La Dispute-Panorama

Nothingness and empty can swell in a way that we soundtrack our own existence.  As “Fulton Street I” builds on La Dispute’s Panorama, Jordan Dreyer’s screaming voice sounds like his soul is exiting his body with fear. The Michigan-based post-hardcore band’s most subdued record yet is also their most intense.

Just like neighbors who don’t talk, Panorama is a natural succession in La Dispute’s catalog, but you would barely believe that it’s built in the same home as Wildlife or Somewhere at the Bottom of the River Between Vega and Altair.  Between the cleaner and grander instrumentation and the limited distorted vocals, Panorama teeters on a different band.  It still has the ambition and some of Dreyer’s screams, but it feels more like a meditation on a life about to end.
All this comes as Dreyer is 31 years old, but he sees destruction and pain around him in a deeply real way, and it doesn’t sit well with him.  “Anxiety Panorama” feels like the album’s centerpiece, as it draws most from the band’s early work, but it also sums up the panic that he feels in watching what feels like the world end.  La Dispute don’t bullshit around with this imagery, following the instrumental first track “Fulton Street I” sets these tones:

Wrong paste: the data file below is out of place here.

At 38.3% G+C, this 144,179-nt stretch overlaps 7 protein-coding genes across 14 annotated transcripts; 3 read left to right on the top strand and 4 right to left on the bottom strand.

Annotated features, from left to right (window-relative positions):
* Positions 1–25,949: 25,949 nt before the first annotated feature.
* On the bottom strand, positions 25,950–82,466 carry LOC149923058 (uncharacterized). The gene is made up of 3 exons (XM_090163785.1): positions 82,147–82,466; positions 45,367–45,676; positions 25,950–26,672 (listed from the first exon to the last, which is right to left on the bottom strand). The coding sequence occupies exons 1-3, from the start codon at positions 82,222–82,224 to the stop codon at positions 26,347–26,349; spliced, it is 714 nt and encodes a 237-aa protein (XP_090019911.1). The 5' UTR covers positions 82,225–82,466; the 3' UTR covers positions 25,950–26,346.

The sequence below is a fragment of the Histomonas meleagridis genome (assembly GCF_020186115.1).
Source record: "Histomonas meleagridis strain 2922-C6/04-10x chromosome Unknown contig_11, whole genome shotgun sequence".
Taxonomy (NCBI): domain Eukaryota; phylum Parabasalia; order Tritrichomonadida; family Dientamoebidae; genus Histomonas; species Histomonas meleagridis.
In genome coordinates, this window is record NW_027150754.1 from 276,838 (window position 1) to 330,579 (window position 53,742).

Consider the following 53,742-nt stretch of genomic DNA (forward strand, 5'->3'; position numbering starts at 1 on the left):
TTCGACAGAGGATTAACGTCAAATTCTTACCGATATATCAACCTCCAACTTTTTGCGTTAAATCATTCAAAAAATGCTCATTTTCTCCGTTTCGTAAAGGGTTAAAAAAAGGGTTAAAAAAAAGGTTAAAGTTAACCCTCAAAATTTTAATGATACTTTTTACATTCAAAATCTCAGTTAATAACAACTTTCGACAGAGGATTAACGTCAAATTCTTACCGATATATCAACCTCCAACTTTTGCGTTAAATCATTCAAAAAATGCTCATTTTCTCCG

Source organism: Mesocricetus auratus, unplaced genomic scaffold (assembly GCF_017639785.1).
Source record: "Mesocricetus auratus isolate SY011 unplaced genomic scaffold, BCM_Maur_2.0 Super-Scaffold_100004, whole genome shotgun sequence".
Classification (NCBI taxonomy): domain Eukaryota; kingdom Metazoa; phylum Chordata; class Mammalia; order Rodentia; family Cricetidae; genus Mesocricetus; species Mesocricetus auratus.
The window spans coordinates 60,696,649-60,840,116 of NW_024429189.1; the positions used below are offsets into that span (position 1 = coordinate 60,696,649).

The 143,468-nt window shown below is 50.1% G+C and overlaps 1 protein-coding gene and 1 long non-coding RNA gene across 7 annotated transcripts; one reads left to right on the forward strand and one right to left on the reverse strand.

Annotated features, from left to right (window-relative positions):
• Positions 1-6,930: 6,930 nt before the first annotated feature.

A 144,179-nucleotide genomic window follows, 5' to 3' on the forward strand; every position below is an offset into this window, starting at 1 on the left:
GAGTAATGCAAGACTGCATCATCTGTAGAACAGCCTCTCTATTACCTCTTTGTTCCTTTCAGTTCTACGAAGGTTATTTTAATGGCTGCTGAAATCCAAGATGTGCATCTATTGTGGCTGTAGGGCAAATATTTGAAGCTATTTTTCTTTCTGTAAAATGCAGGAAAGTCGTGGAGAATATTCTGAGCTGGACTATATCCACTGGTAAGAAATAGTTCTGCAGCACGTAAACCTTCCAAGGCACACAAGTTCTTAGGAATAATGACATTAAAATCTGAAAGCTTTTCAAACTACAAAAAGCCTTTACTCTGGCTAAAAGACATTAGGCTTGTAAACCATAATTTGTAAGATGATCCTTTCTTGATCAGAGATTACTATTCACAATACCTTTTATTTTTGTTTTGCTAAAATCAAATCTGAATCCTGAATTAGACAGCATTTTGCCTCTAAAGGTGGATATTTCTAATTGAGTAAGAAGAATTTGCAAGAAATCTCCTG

“I saw fenders bend hard on an oak tree
I saw sirens at the scene 
I saw cigarettes falling in the tangle of machinery
Between the console and the seat.”
Like any good poet, he’s specific.  Even in a song like “In Northern Michigan,” over a smoldering track, this seems like a love song, but it also is built around absences caused by death.  This is part of what sets the band apart from bands like Hotel Books.  They hear the musicality of the poetry, but they also manage to tackle large narratives without the cringe-inducing lyricism of a thirteen year old, who just watched a bunch of slam poetry videos on YouTube.
Despite the bleak, mature realism of the record, “You Ascendant” provides some hope.  A withdrawn track, it provides a dark romance about wishing to be together in death with the sincerity of a great Poe poem instead of the “wouldn’t it be cool to die together?” thought of a song by HIM.  It’s still very sad, but it’s seeking some sort of comfort.

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